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Wolfram Alpha: Blind to The Blogosphere

Since its debut a little over a week ago, I've been playing with Wolfram|Alpha. For those of you who don't know, it is an ambitious project by Stephen Wolfram (of Mathematica fame).

Wolfram Alpha (I know, technically, it's Wolfram|Alpha, but I don't want to type in that vertical bar all the time) is not a search engine, in a sense that it returns webpages as query results like Google does - rather, it is a "computational knowledge engine." You and I may simply call it an "answer engine," ask it a question and it'll come up with the (usually right on the money) answer.

What is butter? Wolfie knows - it'll display the average nutrition facts. Ask it to convert $1 to British pounds, or the distance between San Francisco and Los Angeles. Who starred in Casablanca? How is the weather in New York on May 26, 1987? How much wood would a woodchuck chuck if a woodchuck could chuck wood?

Impressive, eh?

Now, Stephen is a very smart guy. Indeed, he wrote his first paper on particle physics at the tender age of 16, received a PhD from Caltech at 20, and became a professor there at 21. And to be fair, Wolfram Alpha is very young and heavily geared towards computations. Furthermore, the scope of what the engine "knows" in terms of content is limited to areas covered by trusted sources like reference libraries fed to it by its programmers.

But currently, there's one large gaping hole missing from Wolfram Alpha: it is blind to blogs. Sure it knows about the meaning of life, and it has its own blog, but it knows nothing - nada, zip, zilch - about the blogosphere.

Technorati? Maybe you meant technology instead. According to Wolfie, Gizmodo = komodo (the island, the language, or the movie - but strangely not the animal); Techcrunch = Techuchulco (a city in Mexico). Boing Boing = Boina (a volcano).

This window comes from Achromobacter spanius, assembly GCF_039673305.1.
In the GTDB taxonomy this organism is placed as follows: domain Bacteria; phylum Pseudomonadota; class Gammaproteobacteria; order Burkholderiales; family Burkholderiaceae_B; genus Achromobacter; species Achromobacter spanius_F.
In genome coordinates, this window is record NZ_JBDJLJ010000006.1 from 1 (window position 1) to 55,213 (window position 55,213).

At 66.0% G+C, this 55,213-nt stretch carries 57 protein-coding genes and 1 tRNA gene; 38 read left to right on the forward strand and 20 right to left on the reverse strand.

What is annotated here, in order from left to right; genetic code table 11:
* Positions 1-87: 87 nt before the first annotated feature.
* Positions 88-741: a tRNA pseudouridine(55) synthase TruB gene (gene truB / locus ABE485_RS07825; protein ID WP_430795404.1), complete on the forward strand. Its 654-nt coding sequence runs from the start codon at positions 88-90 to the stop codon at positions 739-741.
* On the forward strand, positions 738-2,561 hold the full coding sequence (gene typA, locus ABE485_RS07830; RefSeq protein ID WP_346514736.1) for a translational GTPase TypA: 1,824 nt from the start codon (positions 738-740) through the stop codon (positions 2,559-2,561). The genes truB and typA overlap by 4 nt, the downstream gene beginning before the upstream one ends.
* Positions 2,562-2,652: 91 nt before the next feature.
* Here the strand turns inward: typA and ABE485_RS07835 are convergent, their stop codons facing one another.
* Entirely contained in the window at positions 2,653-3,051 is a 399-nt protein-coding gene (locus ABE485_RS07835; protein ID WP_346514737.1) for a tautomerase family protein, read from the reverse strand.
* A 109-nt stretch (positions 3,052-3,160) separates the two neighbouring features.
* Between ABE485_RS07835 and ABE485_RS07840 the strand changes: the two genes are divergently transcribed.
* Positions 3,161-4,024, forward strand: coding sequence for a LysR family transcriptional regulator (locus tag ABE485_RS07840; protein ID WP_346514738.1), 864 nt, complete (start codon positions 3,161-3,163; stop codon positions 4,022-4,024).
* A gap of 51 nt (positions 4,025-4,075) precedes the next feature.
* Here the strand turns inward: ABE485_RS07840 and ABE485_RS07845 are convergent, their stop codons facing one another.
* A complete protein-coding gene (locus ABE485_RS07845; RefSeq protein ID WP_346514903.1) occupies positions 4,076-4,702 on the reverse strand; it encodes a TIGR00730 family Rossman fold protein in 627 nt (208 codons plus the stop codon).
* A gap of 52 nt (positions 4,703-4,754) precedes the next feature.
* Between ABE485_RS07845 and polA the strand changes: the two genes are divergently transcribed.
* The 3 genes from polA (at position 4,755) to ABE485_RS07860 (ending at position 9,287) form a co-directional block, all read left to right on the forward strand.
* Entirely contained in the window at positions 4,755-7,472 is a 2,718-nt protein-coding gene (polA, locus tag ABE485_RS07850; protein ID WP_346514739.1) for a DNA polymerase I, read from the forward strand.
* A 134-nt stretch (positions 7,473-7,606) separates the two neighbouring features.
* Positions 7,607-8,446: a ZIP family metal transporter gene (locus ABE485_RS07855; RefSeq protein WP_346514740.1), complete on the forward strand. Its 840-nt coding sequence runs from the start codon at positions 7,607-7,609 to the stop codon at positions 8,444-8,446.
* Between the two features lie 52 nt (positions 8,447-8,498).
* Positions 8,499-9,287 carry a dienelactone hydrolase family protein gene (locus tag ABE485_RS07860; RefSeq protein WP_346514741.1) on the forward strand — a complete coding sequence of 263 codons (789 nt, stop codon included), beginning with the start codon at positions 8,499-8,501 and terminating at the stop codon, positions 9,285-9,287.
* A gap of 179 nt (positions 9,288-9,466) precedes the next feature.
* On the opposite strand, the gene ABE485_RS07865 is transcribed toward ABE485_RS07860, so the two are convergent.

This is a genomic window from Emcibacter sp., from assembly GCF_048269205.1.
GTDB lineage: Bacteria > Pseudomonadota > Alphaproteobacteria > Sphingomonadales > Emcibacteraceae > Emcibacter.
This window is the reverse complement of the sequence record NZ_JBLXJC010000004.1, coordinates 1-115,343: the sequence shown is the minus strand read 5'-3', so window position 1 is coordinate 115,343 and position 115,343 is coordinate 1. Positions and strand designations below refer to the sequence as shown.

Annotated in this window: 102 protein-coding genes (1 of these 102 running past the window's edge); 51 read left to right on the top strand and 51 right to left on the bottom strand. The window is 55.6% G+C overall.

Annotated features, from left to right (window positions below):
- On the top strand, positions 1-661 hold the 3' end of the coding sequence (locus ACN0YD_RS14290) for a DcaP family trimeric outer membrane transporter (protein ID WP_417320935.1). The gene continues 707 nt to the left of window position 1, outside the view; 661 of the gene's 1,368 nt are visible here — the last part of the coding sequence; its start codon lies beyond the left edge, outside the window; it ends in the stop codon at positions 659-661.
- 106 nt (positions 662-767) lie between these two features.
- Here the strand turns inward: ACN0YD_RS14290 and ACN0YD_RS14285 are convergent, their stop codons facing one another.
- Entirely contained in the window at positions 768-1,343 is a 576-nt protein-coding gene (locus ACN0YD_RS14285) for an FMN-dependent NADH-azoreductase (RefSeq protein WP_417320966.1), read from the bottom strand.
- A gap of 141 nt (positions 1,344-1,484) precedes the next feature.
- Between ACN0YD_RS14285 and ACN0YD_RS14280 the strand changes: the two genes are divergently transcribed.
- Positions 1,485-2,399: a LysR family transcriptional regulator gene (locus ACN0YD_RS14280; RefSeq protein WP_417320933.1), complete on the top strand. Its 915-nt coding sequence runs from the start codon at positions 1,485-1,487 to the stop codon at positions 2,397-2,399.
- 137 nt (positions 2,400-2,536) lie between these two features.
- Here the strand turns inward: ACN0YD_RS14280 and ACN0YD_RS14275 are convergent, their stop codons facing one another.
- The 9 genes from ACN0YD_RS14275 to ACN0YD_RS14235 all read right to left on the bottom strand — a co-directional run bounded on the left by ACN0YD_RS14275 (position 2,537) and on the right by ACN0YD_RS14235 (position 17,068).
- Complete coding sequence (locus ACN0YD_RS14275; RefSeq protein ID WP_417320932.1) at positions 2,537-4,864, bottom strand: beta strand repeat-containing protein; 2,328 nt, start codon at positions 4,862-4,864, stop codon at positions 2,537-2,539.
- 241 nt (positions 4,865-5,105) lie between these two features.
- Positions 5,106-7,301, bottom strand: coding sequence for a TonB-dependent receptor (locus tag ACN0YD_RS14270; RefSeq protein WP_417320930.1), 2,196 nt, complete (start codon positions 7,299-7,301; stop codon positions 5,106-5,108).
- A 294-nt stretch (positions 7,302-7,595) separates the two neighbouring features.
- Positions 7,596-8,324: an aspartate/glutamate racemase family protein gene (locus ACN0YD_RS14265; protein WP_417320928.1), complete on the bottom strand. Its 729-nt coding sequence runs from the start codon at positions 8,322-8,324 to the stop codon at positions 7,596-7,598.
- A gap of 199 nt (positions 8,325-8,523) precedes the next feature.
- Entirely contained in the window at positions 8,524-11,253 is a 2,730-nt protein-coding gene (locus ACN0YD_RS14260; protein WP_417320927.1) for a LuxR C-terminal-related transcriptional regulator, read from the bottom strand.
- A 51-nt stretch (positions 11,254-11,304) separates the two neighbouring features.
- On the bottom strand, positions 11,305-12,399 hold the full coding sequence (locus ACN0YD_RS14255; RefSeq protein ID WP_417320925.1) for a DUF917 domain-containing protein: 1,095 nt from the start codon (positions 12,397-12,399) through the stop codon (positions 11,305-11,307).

Ask it about Neatorama and Wolfie thinks that you mean Panorama (which I learned is actually a city in Greece, that, at the time of my query, has a warm 73°F weather with relative humidity of 50%, wind of 7 mph and few clouds).

At least this blog fared better than Lifehacker, which got "lumpsucker" instead.

Heck, ask what is a blog?, and it'll think you're asking about logarithms:

Still, overall, I think Wolfram Alpha is a brilliant first step towards (dare I say it) an artificial intelligence - a universal computer a la Isaac Asimov's fantastic short story The Last Question. And I'm sure the hardworking people over at Wolfram Research will rectify this oversight soon.

But whatever you do, don't get Wolfie mad. This is what you'll get.

If you don't stop, it'll probably shove you out the pod bay door ...


I totally forgot about the Wolfram/Alpha project so thanks for this post! To be fair, blogs probably aren't a good source for this answer engine anyway. While bloggers are good at accumulating info on narrow topics of interest, sharing links and even creating some useful content/media... they're the last place I would go for basic, reliable, verifiable data or information. Anyway, I'm off to play with this thing. =D
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I spent some quality time with W/A. (See what I did there?) It could not produce one verifiable result to any question I asked. No attempts to stump it. Very similar to what Alex did to test it.

This sort of over-hyped vaporware is just so 1998.